After this, the term is not used again until April 1, 1996. It then appears in a Guardian article titled "Muslim leader says Zionists orchestrating 'Islamophobia'" reporting a speech given by the leader of the "Muslim Parliament". Ironically, the Muslim complains about 'Islamophobia' while re-affirming his support for jihad and the murder of Salman Rushdie! Here is the article in full.
A WAVE of 'Islamophobia' orchestrated by Zionists and supported by the Government is sweeping across Britain because of Palestinian terrorism in Israel, the leader of the Muslim parliament claimed yesterday.

Dr Kalim Siddiqui told the 11th session of the parliament in London that he had written to John Major denying British Muslim involvement in the funding of the Palestinian terrorist group Hamas.He also insisted that Muslims in Britain would continue their fight for Islam in the form of a jihad, or holy war, across the world.

'This campaign of demonising Islam and Muslims in Britain was of the same proportions as the one that was unleashed in the United States in the wake of the bombing of Oklahoma,' said Dr Siddiqui.

'The campaign here followed no bombs in this country, but three bombs in Palestine that shook the Zionist entity. Clearly, the powerful Zionist lobby saw the bombs in Palestine as an opportunity to demonise Muslims in Britain.'

He complained that the Government 'obliged by releasing MI5 dogs at our heels'.

Dr Siddiqui said he felt obliged to write to Mr Major to spell out the role of Muslims in Britain.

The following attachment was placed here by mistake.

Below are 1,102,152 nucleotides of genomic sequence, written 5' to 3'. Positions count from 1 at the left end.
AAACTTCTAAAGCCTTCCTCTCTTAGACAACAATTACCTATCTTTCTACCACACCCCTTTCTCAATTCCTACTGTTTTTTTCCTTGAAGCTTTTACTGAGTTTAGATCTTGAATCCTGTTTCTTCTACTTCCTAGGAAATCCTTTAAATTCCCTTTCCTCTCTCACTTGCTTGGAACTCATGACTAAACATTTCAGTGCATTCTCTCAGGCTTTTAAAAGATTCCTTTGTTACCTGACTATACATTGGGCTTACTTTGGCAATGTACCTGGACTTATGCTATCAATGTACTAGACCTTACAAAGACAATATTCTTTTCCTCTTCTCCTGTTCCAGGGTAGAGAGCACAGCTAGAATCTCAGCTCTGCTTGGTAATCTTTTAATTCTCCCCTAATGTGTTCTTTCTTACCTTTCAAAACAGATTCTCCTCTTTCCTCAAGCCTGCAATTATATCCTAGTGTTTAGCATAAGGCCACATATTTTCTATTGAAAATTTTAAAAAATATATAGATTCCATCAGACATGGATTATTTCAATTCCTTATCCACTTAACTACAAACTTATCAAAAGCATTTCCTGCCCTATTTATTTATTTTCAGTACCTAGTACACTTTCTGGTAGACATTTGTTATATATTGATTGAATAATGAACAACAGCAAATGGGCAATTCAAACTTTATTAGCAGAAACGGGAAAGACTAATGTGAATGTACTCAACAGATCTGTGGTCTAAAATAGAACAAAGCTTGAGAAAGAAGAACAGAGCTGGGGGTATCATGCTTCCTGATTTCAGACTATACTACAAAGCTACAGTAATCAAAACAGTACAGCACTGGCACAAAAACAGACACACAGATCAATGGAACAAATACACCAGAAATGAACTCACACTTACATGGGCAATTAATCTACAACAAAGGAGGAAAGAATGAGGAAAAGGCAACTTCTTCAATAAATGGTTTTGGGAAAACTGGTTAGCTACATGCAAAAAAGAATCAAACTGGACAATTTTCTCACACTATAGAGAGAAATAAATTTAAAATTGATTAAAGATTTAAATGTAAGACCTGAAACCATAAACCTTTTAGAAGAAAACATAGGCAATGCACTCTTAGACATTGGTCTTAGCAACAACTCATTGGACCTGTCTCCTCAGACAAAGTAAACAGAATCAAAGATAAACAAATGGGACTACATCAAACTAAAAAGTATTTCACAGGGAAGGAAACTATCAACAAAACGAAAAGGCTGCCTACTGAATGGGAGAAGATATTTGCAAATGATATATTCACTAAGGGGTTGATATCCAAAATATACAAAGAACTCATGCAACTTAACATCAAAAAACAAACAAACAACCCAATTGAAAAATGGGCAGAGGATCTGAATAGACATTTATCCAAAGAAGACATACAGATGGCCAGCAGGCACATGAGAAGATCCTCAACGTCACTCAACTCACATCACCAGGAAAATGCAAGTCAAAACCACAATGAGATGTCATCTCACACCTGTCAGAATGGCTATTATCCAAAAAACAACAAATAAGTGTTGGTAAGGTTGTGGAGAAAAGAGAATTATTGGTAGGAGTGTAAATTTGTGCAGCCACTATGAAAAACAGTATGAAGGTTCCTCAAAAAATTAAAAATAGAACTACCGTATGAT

'The point I have made absolutely clear to the British Prime Minister is that as Muslims, jihad is an obligation on us. We will support jihad in all parts of the world wherever there is oppression and injustice.'

He also re-emphasised the parliament's support for the seven-year fatwa on Salman Rushdie because of his novel The Satanic Verses.

'We must not take up a defensive position on the fatwa, describing it as merely a 'religious decree'. The fatwa was, and remains, an order that must be carried out as and when it becomes possible to do so,' Dr Siddiqui told the conference.
1996 is the take-off year for the term 'Islamophobia'. A few months later it is used again by the Runnymede Trust.
Distorted attitudes towards Britain's Muslims, particularly in the media, are to be challenged by the first-ever investigation into "Islamophobia".

A Commission on British Muslims and Islamophobia, to be launched on Monday by the Runnymede Trust, the independent think-tank on race relations, is the first comprehensive attempt to address the concerns of the 1 million-plus Muslims living in Britain.
Source: The Independent, July 20, 1996

Following this commission and the various reports about it in the press, the term "Islamophobia" was launched on its sinister and successful career. It became common currency in Britain. Although used occasionally in North America, it doesn't seem to have taken root there until 2001, not in response to the September 11 attacks as you might expect, but actually even before that.

It looks very much as though the modern use of this term originated in Britain then spread around the world. If we are looking to assign individual responsibility for its creation, the guilty party seems to be Richard Stone. He was one of the authors of the letter written in 1994, which was the first recorded use of the term I can find in the British press, and he was also a member of the Runnymede Trust's Commission on Islamophobia, which promoted widespread use of the term two years later.


Here is some biographical information about Richard Stone I have found in various places.
Dr Richard Stone was on the panel of the Stephen Lawrence Inquiry (1997-99) as adviser to Sir William Macpherson. He was also on the panel of the 2003-04 David Bennett Inquiry into the death of a black patient during restraint in the medium secure psychiatry unit in Norwich.

He is President of the Jewish Council for Racial Equality and vice-chair of the Runnymede Trust.